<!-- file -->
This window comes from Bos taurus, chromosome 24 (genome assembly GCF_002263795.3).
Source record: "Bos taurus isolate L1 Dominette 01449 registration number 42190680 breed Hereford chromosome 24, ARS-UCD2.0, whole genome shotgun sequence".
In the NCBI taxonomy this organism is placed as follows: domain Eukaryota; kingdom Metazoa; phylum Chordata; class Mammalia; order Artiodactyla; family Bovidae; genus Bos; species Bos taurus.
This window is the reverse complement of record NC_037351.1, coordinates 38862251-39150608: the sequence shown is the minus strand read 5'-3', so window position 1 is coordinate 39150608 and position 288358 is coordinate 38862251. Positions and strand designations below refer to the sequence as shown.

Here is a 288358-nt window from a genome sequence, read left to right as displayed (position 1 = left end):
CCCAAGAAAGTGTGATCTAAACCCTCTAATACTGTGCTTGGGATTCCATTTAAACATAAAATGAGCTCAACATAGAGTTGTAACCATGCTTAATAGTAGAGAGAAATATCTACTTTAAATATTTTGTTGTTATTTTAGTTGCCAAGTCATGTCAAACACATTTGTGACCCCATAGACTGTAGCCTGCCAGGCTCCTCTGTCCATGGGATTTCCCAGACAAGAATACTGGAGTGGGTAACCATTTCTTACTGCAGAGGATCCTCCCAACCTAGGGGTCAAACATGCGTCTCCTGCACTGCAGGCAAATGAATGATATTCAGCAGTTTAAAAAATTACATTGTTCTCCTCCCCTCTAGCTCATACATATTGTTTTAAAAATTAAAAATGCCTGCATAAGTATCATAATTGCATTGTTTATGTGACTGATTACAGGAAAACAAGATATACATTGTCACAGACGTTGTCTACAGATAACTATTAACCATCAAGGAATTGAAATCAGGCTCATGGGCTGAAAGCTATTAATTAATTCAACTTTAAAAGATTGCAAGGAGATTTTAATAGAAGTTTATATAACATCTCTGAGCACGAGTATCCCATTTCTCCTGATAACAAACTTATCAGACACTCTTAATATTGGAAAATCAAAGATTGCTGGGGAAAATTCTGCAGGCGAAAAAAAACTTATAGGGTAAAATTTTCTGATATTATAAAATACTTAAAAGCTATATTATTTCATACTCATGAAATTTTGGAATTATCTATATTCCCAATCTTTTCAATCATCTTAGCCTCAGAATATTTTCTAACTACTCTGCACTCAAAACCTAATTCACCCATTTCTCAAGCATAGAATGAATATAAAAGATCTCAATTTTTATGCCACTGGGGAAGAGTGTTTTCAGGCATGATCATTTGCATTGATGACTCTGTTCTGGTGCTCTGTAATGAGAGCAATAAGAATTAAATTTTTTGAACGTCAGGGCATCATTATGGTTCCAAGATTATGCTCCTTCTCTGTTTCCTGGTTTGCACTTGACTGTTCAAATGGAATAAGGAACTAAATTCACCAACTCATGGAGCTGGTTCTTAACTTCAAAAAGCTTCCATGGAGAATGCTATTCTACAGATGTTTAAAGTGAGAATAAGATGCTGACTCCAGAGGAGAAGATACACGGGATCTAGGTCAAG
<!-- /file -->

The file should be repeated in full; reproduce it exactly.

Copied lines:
This window comes from Bos taurus, chromosome 24 (genome assembly GCF_002263795.3).
Source record: "Bos taurus isolate L1 Dominette 01449 registration number 42190680 breed Hereford chromosome 24, ARS-UCD2.0, whole genome shotgun sequence".
In the NCBI taxonomy this organism is placed as follows: domain Eukaryota; kingdom Metazoa; phylum Chordata; class Mammalia; order Artiodactyla; family Bovidae; genus Bos; species Bos taurus.
This window is the reverse complement of record NC_037351.1, coordinates 38862251-39150608: the sequence shown is the minus strand read 5'-3', so window position 1 is coordinate 39150608 and position 288358 is coordinate 38862251. Positions and strand designations below refer to the sequence as shown.

Here is a 288358-nt window from a genome sequence, read left to right as displayed (position 1 = left end):
CCCAAGAAAGTGTGATCTAAACCCTCTAATACTGTGCTTGGGATTCCATTTAAACATAAAATGAGCTCAACATAGAGTTGTAACCATGCTTAATAGTAGAGAGAAATATCTACTTTAAATATTTTGTTGTTATTTTAGTTGCCAAGTCATGTCAAACACATTTGTGACCCCATAGACTGTAGCCTGCCAGGCTCCTCTGTCCATGGGATTTCCCAGACAAGAATACTGGAGTGGGTAACCATTTCTTACTGCAGAGGATCCTCCCAACCTAGGGGTCAAACATGCGTCTCCTGCACTGCAGGCAAATGAATGATATTCAGCAGTTTAAAAAATTACATTGTTCTCCTCCCCTCTAGCTCATACATATTGTTTTAAAAATTAAAAATGCCTGCATAAGTATCATAATTGCATTGTTTATGTGACTGATTACAGGAAAACAAGATATACATTGTCACAGACGTTGTCTACAGATAACTATTAACCATCAAGGAATTGAAATCAGGCTCATGGGCTGAAAGCTATTAATTAATTCAACTTTAAAAGATTGCAAGGAGATTTTAATAGAAGTTTATATAACATCTCTGAGCACGAGTATCCCATTTCTCCTGATAACAAACTTATCAGACACTCTTAATATTGGAAAATCAAAGATTGCTGGGGAAAATTCTGCAGGCGAAAAAAAACTTATAGGGTAAAATTTTCTGATATTATAAAATACTTAAAAGCTATATTATTTCATACTCATGAAATTTTGGAATTATCTATATTCCCAATCTTTTCAATCATCTTAGCCTCAGAATATTTTCTAACTACTCTGCACTCAAAACCTAATTCACCCATTTCTCAAGCATAGAATGAATATAAAAGATCTCAATTTTTATGCCACTGGGGAAGAGTGTTTTCAGGCATGATCATTTGCATTGATGACTCTGTTCTGGTGCTCTGTAATGAGAGCAATAAGAATTAAATTTTTTGAACGTCAGGGCATCATTATGGTTCCAAGATTATGCTCCTTCTCTGTTTCCTGGTTTGCACTTGACTGTTCAAATGGAATAAGGAACTAAATTCACCAACTCATGGAGCTGGTTCTTAACTTCAAAAAGCTTCCATGGAGAATGCTATTCTACAGATGTTTAAAGTGAGAATAAGATGCTGACTCCAGAGGAGAAGATACACGGGATCTAGGTCAAG